By Giorgio Cafiero
Uncertainty and fragility have defined the complicated political landscape in Khartoum since President Omar Hassan al-Bashir’s ouster in 2019.
The outcome of this transition will be felt not only within Sudan’s borders, but also in neighboring Libya where thousands of Sudanese mercenaries have been involved in the country’s civil war.
There is a common myth that some of Sudan’s Rapid Support Forces aligned with Hemedti are now in Libya.
For years there has been much talk about Sudanese mercenaries fighting in Libya’s civil war, especially since Khalifa Haftar – a renegade ex-general who heads the Libyan National Army (LNA) – waged his westward offensive on Tripoli in April 2019.
But many analysts have made false assumptions and provided misleading commentary on this topic. There are several questions worth exploring for a better understanding of these Sudanese mercenaries in Libya, as well as Khartoum’s overall position vis-à-vis Libya’s conflict.
The Background of Sudanese Mercenaries in Libya
The role of Sudanese fighters in Libya must be understood within the historical context of Sudanese-Libyan relations. Over the decades, this bilateral relationship has been rocky, especially during the Moammar Gaddafi era (1969-2011).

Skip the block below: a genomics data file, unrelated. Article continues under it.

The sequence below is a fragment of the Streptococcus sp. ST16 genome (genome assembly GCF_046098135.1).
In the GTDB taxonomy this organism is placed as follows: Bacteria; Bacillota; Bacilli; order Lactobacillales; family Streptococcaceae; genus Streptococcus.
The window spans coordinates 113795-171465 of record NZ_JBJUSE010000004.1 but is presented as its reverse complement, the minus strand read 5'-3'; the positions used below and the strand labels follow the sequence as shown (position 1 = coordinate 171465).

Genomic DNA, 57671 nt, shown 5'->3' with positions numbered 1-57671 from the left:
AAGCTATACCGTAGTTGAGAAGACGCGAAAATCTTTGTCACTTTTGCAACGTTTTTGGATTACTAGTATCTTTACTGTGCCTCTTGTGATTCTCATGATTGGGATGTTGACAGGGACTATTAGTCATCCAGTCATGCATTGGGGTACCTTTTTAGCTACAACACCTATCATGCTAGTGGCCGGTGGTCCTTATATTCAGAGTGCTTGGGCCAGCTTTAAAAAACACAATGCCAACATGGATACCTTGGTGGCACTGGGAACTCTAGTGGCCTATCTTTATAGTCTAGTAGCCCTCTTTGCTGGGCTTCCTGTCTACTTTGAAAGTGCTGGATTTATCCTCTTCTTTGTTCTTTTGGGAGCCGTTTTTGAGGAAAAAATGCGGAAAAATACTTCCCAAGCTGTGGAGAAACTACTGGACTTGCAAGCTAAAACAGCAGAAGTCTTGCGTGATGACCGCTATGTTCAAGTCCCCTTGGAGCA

“Periods of conflict in the mid-1970s were followed by Sudan facing U.S. pressure in 1985-86 due to its support for Libya’s terrorist activities,” said Samuel Ramani, a doctoral researcher at Oxford University. “Political instability in Sudan and regime changes have been the primary determinant of these up and down bilateral relationships.”
In 1989, Omar Hassan al-Bashir took power in an Islamist-led military coup. His regime was the first Muslim Brotherhood government to come into existence anywhere in the world.
Bashir’s government later became more pragmatic and less ideological. Incentivized to establish better relations with governments opposed to projects of political Islam, Sudan’s regime largely left behind its Islamist colors.
Nonetheless, the perception of his regime being a Muslim Brotherhood power center stuck until his final years in power. This factor fueled major tensions between Bashir and Gaddafi’s governments.